Most of the Some Things Transcend takes place with the protagonists trapped on a small spacecraft in enemy territory. Both sides of the conflict, the Alliance and the Chatcaava, are technologically sophisticated, spacefaring cultures (they've both got, for instance, FTL, highly advanced medicine, and short-range teleporters). There are a few combats that take place as boarding actions, because the aim is to capture rather than destroy. Most of the combat is hand-to-hand, because the ships have tight corridors and little room to get range. The setting and action work well to provide urgency and momentum to the story, and to motivate the characters.
I occasionally had trouble suspending disbelief, however. For instance: the most effective weapons used in these conflicts are the Chatcaavan's natural claws, and swords. Neither side appears to have armor, or any more sophisticated hand-to-hand weapon. This just didn't seem to fit with the rest of the tech on display. The not-working-for-me was compounded by one of the characters being deathly ill but in a way that didn't impede him from using the handful of days they had to prepare between boarding actions to practice and teach hand-to-hand combat. I ended up spending too much time thinking about how various elements were convenient for the purposes of the emotional arc of the story, which made it less immersive.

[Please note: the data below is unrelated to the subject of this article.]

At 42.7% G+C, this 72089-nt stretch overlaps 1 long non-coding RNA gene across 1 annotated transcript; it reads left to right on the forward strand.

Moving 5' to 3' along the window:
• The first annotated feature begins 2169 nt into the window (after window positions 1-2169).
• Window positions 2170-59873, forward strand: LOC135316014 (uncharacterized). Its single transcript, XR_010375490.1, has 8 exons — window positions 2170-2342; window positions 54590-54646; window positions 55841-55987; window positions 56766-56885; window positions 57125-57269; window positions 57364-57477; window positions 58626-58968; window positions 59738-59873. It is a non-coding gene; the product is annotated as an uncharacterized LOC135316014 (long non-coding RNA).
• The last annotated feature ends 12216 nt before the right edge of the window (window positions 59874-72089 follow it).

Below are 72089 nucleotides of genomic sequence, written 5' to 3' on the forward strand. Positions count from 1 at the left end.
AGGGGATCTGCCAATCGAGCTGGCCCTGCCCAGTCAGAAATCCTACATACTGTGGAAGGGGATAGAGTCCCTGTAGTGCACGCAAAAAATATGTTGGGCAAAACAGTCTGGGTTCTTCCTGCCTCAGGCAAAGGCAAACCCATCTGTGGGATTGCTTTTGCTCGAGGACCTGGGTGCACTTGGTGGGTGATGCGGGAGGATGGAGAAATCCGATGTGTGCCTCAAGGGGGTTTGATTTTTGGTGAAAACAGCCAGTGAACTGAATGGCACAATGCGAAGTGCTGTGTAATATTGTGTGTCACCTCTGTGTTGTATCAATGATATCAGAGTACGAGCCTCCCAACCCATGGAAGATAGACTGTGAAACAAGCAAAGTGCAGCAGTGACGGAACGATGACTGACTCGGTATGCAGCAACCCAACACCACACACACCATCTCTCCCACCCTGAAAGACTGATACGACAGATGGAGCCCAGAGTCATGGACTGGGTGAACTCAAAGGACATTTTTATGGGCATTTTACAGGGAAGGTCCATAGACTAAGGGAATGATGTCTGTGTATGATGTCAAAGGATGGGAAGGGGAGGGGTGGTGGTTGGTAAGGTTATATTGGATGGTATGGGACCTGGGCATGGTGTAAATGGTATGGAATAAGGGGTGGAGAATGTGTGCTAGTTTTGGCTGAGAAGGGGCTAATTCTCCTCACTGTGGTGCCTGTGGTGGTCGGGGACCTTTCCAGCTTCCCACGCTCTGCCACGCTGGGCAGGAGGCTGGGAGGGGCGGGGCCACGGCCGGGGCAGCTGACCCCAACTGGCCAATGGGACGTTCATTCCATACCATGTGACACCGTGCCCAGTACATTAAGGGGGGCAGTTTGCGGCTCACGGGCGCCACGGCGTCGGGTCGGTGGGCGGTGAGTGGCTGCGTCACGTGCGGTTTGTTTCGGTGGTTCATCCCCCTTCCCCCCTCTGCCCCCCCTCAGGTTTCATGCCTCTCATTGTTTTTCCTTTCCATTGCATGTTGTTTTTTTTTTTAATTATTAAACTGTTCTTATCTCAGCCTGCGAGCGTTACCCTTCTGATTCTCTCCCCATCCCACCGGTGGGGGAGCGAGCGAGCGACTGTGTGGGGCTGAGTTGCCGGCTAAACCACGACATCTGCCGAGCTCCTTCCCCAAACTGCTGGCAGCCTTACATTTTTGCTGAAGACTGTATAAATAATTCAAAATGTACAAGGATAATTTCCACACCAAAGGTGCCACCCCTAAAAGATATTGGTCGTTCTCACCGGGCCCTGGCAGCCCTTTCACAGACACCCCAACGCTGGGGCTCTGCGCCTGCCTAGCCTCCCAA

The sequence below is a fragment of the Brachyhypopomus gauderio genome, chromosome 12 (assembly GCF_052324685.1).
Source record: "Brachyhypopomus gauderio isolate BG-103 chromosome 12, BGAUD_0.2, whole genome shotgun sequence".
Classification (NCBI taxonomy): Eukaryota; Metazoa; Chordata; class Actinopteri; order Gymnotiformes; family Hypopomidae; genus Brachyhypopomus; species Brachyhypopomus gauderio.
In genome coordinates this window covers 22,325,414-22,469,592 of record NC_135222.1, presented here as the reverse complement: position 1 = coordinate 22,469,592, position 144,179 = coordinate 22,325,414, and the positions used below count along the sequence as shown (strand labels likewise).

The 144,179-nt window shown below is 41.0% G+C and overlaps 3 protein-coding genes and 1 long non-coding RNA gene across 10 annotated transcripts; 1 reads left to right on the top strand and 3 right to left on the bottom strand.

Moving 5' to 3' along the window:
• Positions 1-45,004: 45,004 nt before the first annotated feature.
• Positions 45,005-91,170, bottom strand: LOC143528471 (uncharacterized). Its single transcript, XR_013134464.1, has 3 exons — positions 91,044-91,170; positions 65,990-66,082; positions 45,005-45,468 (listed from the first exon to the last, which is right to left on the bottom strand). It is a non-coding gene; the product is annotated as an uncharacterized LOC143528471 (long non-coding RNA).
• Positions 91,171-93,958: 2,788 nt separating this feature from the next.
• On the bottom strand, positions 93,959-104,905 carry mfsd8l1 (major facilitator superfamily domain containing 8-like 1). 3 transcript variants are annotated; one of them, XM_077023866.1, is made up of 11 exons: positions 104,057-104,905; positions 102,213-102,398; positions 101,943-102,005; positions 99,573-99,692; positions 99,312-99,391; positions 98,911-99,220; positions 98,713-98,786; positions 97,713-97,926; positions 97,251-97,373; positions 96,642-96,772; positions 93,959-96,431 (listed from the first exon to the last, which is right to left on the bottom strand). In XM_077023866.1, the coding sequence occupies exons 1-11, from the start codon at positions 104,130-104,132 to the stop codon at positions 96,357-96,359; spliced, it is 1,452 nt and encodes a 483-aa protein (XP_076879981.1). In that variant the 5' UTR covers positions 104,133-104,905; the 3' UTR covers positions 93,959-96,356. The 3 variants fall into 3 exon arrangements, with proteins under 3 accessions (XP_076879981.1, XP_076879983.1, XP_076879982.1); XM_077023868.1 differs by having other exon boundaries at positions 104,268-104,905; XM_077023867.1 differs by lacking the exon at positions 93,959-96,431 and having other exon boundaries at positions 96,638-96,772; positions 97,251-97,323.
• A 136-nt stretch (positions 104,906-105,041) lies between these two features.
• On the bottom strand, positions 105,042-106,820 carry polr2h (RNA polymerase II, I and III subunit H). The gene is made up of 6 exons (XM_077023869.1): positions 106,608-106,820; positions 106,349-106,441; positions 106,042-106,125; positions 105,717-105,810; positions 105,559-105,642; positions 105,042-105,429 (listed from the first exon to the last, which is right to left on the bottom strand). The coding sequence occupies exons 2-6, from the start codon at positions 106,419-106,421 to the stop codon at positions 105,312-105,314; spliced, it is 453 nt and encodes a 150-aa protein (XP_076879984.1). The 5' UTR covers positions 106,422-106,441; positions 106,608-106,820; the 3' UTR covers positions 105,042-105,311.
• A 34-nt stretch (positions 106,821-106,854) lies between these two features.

This aside, I enjoyed the emotional arc, the character development, and particularly the way the relationships between different characters unfolded. The relationships are all nonstandard: there's an asexual romance between Jahir and his longtime partner Vasiht'h, which gets tested in various interesting ways, and a complicated M/M relationship between Jahir and Lisinthir, which is sweet and romantic despite them both being (a) committed to other people and (b) having only semi-compatible BDSM interests (that they discover and talk about but do not consummate in this book). So it's a kind of polyamorous story, in that the characters have multiple interests and don't expect sexual or romantic fidelity from their partners. I had a lot of fun with that. Vasiht'h and Jahir are both psychologists, and their training resonates through their conversations. They feel very real and solidly-grounded. The characters are delightfully complex and multi-faceted. Overall, I'll give this one an 8.